Obituaries, June 23, 2022
This week's notices feature musicians Big Rude Jake, Curtis Lee, Julee Cruise, and Jim Schwall, and chart historian Joel Whitburn.
By Kerry Doole
Big Rude Jake (born A. Jacob Hiebert), a jazz/roots singer/songwriter who was a longtime popular fixture on the Toronto club circuit, died on June 16, age 59. He was diagnosed with small-cell carcinoma of the bladder in spring 2021.
Throughout his cancer treatment, Hiebert continued to share music, hosting weekly Facebook shows and running an online music therapy program for adults with disabilities.
Jakefest, a benefit show for Hiebert and his family, was held on June 9 at Lula Lounge in Toronto, with such comrades as Michael Louis Johnson and Jaymz Bee amongst the 20-plus performers, an A-list cast of Toronto jazz musicians and vocalists. A GoFundMe campaign was also set up to raise funds for Hiebert, and it has now reached $45K.
Hiebert released his debut album, Butane Fumes & Bad Cologne, as Big Rude Jake and His Gentlemen Players, in 1993, and his 1995 release, Blue Pariah, earned critical acclaim. His subsequent discography reached double figures. Long-running residencies at such noted Toronto clubs as The Cameron House, The Rex Hotel, and Reservoir Lounge cemented his reputation as an engaging performer.
As news of his passing spread, social media tributes from his peers flooded in. Here is a selection.
Michael Louis Johnson, founding member of the Gentlemen Players, right-hand-man to Big Rude Jake, 1991 - 1998 - to FYI: " I am currently compiling Jake's entire catalog of song lyrics for a forthcoming book, the Book of Jake. Reading his lyrics, they hit me like a manifesto for cultural revolution, an ethos that made me who I am: As I reflect on Jake's rich life and the deep impact he made to so many people, the final lyrics from his song 7th Avenue ring out:
"And could it be that it was true, that this silent awestruck moon that lit the night, shone for other mortals too? Or could it be that we were blessed, and he existed just for us, transfixed on the spectacle of 7th Avenue."
Jaymz Bee (on FB): "RIP BRJ - I met Jacob Heibert when he first moved to Toronto. He already was performing as Big Rude Jake. We did many shows together and I hired him to sing with The Royal Jelly Orchestra and The Deep Lounge Coalition. I took hundreds, maybe thousands of people to see him during his many years at The Reservoir Lounge (back when Jazz Safaris were a thing) and had many drinking sessions with him. We were even roommates for a while.
"I knew it was a serious cancer battle but hoped he'd be back in the saddle. He got to see the tribute and felt the love - he knew his friends raised a lot of money which will help his widow and child. It's nothing compared to the loss, but I'm so glad he knew how much the community cared. He had his foibles in his younger years, wrestled those demons and turned into a truly great man. Such a tragic loss to us all, especially his family. His memory is certainly a blessing!"
Richard Underhill (Shuffle Demons) on FB: "A loving farewell to Big Rude Jake Hiebert, an erudite and dapper man with a heart of gold and a wit sharper than a Bowery barber's razor. Thank you for the impossibly witty lyrics, the soulful singing and the meaningful music that touched everyone in the bar and let them dream that they too were living the bohemian life of a crooning troubadour. I'm so lucky to have played and chatted, noshed and laughed with such a beautiful man. We've lost a great one and somehow we'll have to soldier on without him. He'd want you to Live Large and follow your dreams. And damn the barricades!" https://bigrudejake.bandcamp.com/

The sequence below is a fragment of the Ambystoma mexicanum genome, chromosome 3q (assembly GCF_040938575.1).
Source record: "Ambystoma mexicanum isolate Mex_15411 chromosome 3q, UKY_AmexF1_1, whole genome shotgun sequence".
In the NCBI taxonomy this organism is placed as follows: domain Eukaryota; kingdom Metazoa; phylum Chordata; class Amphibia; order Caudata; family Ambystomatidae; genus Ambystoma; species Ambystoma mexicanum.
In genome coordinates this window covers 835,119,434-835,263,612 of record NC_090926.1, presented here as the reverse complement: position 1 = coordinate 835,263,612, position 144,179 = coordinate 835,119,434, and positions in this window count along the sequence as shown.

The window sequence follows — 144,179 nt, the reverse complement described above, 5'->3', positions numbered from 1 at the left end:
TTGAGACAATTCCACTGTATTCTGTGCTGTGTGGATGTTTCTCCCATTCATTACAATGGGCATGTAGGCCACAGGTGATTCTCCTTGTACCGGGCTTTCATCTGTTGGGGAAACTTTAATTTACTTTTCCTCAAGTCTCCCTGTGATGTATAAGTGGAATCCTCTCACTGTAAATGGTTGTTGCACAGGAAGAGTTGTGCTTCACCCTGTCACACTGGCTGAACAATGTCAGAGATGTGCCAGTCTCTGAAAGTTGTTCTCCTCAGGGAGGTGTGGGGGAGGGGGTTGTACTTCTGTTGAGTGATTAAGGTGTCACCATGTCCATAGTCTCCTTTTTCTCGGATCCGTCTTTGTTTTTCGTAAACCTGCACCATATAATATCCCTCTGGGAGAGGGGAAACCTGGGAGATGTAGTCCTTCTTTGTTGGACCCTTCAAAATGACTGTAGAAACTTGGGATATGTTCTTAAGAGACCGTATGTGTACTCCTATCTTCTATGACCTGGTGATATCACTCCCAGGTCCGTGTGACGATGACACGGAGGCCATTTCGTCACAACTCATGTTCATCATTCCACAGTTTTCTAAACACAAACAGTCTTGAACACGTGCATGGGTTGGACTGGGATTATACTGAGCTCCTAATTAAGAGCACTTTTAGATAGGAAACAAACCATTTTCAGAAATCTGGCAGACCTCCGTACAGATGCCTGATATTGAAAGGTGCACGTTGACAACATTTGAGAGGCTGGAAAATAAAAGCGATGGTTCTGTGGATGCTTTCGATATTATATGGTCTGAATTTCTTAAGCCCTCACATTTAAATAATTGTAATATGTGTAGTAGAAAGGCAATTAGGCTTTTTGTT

Ellen Davidson (music promoter) - to FYI: "There's a big hole in my musical universe with Jake's death. Such a brilliant songwriter and performer, and so bright and kind. He absolutely stood out but there was no schtick; he lived and breathed his music. Jake could transport his audiences."
Derek Downham - on FB: "A true stalwart of the Queen St/Cameron scene in the '80s/'90s, he paved the way for many of us. A fierce and fearless artist. I used to love watching him and Michael Louis Johnson rip it up. One particular gig at The Government was an exceptional performance. Let’s Kill All The Rockstars always slayed live. I always admired his swagger, and he always treated me with a respect that I appreciated and reciprocated."
Raoul Bhaneja - on Twitter: "RIP Big Rude Jake at 57. Legend of the Toronto music scene, his success and a cult-like following in the 1990s inspired many of us to follow our love of swing, jump, early jazz, and blues and put our own spin on it. An underrated musician and poetic, anarchic lyricist. Condolences all."
Beverly Kreller (music publicist) on FB: "I’m deeply saddened by his passing. He was truly a sweet, generous and talented man. I worked on a publicity campaign for him and got to perform many shows with him or in a lineup over the years. I loved his style. He’ll be missed by many."
Read a feature Jake wrote for FYI in 2020 here.
On Facebook this week, the family posted that it is currently making arrangements for a public celebration of life, with details to be announced in the coming days. Sources, Exclaim!, Wikipedia, Facebook
Curtis Lee, vocalist/guitarist in popular '70s Canadian soul band Sweet Blindness, died on June 14, of a stroke while undergoing throat cancer treatment. He was 74.
Born in Buffalo, he played in Vegas with the 5th Dimension early in his career, then started his own band, Abraham, prior to joining the Toronto band Sweet Blindness in 1974. That group also featured vocalist Bobby Dupont and Lee recorded two albums with them, a self-titled release in 1976 and Energize, in 1977. He went on to play with funk superstar Rick James before relocating to Hawaii. In later years he was musical director at the Unity Church of Maui.
Toronto music veteran Bruce Barrow joined Sweet Blindness in 1977, and he tells FYI that "Curtis was the consummate showman. He would sing, play lead guitar and dance across the stage all at the same time. He could play funky rhythm guitar like no else, or Hendrix style lead and playing with his teeth or he could play jazz octaves like George Benson and Wes Montgomery."
On Facebook, Barrow reminisced about his time in the group: "I was proud to have shared the stage with Curtis for a number of years in Sweet Blindness. We crossed Canada on tour and played to 40,000 at City Hall (CFTR Bay City Rollers Day) to small club dates, arenas, high schools and universities. The venue didn’t matter - Curtis was always an amazing showman giving it his all. After he did a stint with the Rick James band, we played together again in a smooth Jazz house band at Turtles, we called Wabbit – just a fun gig. Curtis and I also backed up singer/songwriter Rex Man." Sources: Bruce Barrow,Citizen Freak